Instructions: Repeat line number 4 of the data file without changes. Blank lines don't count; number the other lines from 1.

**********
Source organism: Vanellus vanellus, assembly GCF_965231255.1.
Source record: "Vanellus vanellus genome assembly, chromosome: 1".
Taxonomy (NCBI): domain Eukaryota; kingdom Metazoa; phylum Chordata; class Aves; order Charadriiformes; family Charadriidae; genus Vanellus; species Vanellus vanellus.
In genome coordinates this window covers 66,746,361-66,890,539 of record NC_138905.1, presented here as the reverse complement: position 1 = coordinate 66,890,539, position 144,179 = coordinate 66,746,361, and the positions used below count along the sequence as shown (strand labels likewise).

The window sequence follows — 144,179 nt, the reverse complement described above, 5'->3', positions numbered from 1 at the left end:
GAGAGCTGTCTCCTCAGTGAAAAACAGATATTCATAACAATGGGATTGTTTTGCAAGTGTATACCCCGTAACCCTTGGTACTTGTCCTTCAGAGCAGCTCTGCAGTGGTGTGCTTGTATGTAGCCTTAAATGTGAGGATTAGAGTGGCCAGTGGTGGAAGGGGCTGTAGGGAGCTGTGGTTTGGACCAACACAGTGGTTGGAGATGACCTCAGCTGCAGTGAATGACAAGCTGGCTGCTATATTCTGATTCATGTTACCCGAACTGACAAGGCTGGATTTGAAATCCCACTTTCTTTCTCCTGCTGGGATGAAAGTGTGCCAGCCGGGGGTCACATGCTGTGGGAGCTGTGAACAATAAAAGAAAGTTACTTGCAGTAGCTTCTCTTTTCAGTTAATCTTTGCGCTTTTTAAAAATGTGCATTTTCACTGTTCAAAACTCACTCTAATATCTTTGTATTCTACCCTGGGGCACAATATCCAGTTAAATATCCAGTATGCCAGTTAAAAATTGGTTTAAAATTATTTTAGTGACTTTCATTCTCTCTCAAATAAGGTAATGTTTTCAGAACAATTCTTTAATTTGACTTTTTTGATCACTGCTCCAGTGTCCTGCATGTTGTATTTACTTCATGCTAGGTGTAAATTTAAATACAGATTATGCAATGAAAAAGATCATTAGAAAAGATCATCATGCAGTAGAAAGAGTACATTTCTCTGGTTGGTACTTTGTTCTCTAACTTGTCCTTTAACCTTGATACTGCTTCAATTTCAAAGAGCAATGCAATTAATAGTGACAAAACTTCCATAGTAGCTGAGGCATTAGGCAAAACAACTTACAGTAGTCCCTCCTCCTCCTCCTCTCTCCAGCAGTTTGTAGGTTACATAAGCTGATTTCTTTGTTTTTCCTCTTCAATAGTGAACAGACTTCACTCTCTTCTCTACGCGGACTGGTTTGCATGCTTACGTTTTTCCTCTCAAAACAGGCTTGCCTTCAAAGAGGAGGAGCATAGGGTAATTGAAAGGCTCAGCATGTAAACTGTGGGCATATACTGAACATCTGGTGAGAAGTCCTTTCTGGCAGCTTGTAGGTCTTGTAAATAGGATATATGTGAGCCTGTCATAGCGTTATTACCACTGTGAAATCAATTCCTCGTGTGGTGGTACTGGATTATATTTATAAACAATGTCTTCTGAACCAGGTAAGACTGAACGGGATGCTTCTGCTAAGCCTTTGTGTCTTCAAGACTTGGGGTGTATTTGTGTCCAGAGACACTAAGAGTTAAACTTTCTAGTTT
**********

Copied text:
In genome coordinates this window covers 66,746,361-66,890,539 of record NC_138905.1, presented here as the reverse complement: position 1 = coordinate 66,890,539, position 144,179 = coordinate 66,746,361, and the positions used below count along the sequence as shown (strand labels likewise).